Every once in a while, a simple and easy idea comes along that makes a huge improvement in your cooking. For me, this was one of the big ones. I’ve been using squeeze bottles for years now (they are probably OLD news to many of you), so I’m actually surprised I haven’t extolled the virtues of them here on the blog yet. Yes, they are awesome. Yes, if you haven’t yet converted to using these cheap and effective tools, you probably should.
Cookware and Tools Posts
Tools to get the job done right.
It’s 5:00 AM and my body stubbornly refuses to sleep due to jet lag, so I couldn’t think of a better time to have a cup of tea and write about the amazing knives I bought in Japan.
As I’ve often said on this blog, I believe the knife to be the most important tool in the kitchen. Without a sharp knife, you are not going to make good food, not enjoy yourself, and likely hurt yourself as well. That being said, there are knives and then there are knives. It’s true that any halfway decent stick of metal, properly sharpened, can be enough to cook a decent meal (at least until it breaks or needs to be re-sharpened). You certainly don’t need to go to the other end of the earth to find the perfect knife. On the other hand, a great knife is a great investment, and doing exactly that (going around the world to find that perfect tool) is a fun and rewarding thing to do.
Stir fried food is healthy and awesome, but people sometimes sweat the technique. It’s sort of ironic because this ancient method of tossing some veggies or protein in a hot pan was practically invented for simple, quick cooking. With these three basics in mind, a perfect stir fry is a very do-able thing.
Doguyasuji (cooking tools street) is a stretch of covered shopping space in Nanba, Osaka. This street is a unique place in Osaka dedicated to restaurant industry supplies. It’s also very fun for home cooks to visit! The shopping street stretches about 100 meters in length. A lot of the prices are very good, because this is stuff designed to be used and keep costs down for restaurant owners. Much of it is very appealing to home cooks and it’s well worth a stroll. There is something for everyone.
Your knife will be your closest co-worker as a cook. Treat it with care and respect, and it will serve you well. Treat it badly, and it will turn on you.
I believe it was Anthony Bourdain who gave that comforting and gentle advice to new cooks; “If you are incapable of demonstrating pride in your tools, you are incapable as well of making food you can be proud of.” And that, when you do cut your finger wide open with a dull knife that has slipped, you will richly deserve it.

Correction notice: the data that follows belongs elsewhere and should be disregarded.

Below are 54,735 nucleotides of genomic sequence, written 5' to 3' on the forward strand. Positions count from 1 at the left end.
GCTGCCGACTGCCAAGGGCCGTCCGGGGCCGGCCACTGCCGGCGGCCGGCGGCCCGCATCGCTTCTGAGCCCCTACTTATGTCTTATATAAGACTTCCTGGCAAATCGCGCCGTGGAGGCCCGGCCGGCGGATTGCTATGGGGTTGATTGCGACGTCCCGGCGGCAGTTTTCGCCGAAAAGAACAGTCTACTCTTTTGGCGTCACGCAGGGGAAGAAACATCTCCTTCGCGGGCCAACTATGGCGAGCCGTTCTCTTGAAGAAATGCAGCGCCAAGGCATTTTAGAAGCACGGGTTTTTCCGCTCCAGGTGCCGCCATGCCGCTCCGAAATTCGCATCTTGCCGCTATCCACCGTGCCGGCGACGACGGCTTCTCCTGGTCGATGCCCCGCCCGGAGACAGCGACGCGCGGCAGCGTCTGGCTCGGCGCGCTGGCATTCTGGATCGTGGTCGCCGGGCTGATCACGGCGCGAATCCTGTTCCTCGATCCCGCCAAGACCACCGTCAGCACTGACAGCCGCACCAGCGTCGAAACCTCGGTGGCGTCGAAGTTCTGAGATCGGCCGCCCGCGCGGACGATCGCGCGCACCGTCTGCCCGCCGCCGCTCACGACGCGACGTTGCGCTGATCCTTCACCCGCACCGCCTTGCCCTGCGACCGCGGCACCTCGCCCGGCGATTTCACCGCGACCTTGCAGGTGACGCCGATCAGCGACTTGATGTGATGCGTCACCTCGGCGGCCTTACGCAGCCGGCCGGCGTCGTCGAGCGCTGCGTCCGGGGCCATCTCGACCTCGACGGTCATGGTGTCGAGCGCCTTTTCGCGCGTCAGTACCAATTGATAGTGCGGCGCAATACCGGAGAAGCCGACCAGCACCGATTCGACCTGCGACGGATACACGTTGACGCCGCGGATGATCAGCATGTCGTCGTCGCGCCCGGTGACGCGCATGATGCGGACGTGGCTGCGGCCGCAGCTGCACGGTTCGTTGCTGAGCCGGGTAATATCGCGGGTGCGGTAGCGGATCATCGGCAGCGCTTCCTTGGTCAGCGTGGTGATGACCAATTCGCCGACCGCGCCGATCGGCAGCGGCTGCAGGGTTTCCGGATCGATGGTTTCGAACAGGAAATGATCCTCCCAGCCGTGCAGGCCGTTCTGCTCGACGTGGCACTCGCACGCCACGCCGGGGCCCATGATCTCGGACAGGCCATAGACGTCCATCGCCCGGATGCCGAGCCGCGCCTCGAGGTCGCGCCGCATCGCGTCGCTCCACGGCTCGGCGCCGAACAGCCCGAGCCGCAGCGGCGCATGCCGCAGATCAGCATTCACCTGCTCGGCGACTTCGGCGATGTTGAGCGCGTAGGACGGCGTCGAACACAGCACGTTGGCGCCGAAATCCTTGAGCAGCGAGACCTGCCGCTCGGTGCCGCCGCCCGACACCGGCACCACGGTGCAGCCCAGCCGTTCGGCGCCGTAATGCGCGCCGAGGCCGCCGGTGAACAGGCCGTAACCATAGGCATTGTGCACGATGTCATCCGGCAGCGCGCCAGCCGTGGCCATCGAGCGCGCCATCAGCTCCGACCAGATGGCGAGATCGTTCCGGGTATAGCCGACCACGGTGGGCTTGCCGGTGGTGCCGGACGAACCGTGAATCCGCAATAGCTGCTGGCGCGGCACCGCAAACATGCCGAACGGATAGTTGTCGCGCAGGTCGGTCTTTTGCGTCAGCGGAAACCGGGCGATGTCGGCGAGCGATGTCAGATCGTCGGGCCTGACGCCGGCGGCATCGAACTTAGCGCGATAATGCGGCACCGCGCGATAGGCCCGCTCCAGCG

There is nothing that smells as good as food sizzling on a red-hot grill (with the possible exception of onion and garlic sauteing in hot butter.) With summer fast approaching, you may be in the market for a new gas or charcoal grill. I’ve been using a Weber Genesis for about one year. Before that, I had a Weber Baby Q (due to a small living space and a small budget). Both grills have been absolutely outstanding, but what I have also discovered is that Weber is also quite possibly the most helpful and responsible company I have ever dealt with.
In general, I noticed right away that the products were of wonderful quality; easy to assemble and very solid. I haven’t had any issues with the grills. My first experience with Weber’s customer support came when a Weber-branded cookbook I purchased began to have issues with the binding (pages were coming loose). I sent an e-mail to Weber’s general customer support address, expecting absolutely nothing in return. Most companies don’t respond to e-mail with anything more than a canned “thank you for your e-mail, we will look into it,” and I assumed I had basically wasted my time. I was surprised to receive this promptly in return:
Got this from Belgium recently as I mentioned in my first post about Demeyere cookware. (A general summary of the cookware is located there.) Not as heavy as I feared… definitely easier to maneuver than the saute pan but still among the heaviest class for stainless/ply frying pans, I am sure.
Demeyere’s “Proline” 5-star frying pan matches their Atlantis line of cookware in style and materials. I’m not sure why the fry pans have their own names. It’s sort of confusing. I chose a 12 inch size since I still have an old, cheaper 10 inch pan and it always seems too small to make a real meal.
The frying pan uses the clad construction similar to the conical saucepan. A thick layer of aluminum alloy sits between pure aluminum layers, which are coated with the stainless outer and TripleInduc layers. It’s got the same rock-solid construction as the other pieces. I read a funny comment about this cookware online recently- that you could hit cars traveling 100 mph with it and it would probably be fine. I believe it… this stuff is heavy duty.
So far, so good. Heats up quickly and very evenly. I’ve done vegetables, meat and fish with no real problems. Well, the fish was an issue but that was my own stupidity, not the pan.
I like it a lot and it’s become a real workhorse for preparing meals. I reach for it all the time! I can imagine this baby lasting a lifetime.